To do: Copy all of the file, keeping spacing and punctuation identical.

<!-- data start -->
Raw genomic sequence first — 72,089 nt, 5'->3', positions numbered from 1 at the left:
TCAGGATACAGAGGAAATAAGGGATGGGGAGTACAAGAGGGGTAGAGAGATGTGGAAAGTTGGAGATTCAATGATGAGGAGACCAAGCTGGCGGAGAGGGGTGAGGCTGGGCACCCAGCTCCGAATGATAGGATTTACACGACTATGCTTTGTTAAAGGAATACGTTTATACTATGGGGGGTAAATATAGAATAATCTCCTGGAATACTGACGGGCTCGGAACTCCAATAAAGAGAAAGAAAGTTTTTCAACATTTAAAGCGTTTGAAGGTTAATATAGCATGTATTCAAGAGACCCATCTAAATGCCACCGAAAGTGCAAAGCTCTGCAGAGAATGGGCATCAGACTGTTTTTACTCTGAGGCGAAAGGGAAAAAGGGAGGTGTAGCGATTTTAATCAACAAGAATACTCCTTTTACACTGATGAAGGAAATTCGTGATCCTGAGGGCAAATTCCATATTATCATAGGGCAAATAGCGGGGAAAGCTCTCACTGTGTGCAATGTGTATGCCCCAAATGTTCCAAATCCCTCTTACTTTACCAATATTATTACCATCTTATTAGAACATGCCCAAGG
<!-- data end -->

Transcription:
Raw genomic sequence first — 72,089 nt, 5'->3', positions numbered from 1 at the left:
TCAGGATACAGAGGAAATAAGGGATGGGGAGTACAAGAGGGGTAGAGAGATGTGGAAAGTTGGAGATTCAATGATGAGGAGACCAAGCTGGCGGAGAGGGGTGAGGCTGGGCACCCAGCTCCGAATGATAGGATTTACACGACTATGCTTTGTTAAAGGAATACGTTTATACTATGGGGGGTAAATATAGAATAATCTCCTGGAATACTGACGGGCTCGGAACTCCAATAAAGAGAAAGAAAGTTTTTCAACATTTAAAGCGTTTGAAGGTTAATATAGCATGTATTCAAGAGACCCATCTAAATGCCACCGAAAGTGCAAAGCTCTGCAGAGAATGGGCATCAGACTGTTTTTACTCTGAGGCGAAAGGGAAAAAGGGAGGTGTAGCGATTTTAATCAACAAGAATACTCCTTTTACACTGATGAAGGAAATTCGTGATCCTGAGGGCAAATTCCATATTATCATAGGGCAAATAGCGGGGAAAGCTCTCACTGTGTGCAATGTGTATGCCCCAAATGTTCCAAATCCCTCTTACTTTACCAATATTATTACCATCTTATTAGAACATGCCCAAGG